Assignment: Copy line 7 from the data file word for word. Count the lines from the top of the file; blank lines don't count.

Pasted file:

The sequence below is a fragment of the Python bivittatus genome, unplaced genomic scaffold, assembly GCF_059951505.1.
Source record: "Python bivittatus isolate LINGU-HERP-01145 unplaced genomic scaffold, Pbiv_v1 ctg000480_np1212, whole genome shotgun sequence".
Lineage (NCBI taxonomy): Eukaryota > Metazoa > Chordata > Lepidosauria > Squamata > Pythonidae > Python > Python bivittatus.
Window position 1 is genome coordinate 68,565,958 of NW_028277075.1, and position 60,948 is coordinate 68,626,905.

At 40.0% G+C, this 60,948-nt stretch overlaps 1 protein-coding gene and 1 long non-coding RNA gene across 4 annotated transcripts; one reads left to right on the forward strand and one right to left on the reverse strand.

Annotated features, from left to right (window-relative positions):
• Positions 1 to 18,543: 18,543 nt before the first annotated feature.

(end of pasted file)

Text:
• Positions 1 to 18,543: 18,543 nt before the first annotated feature.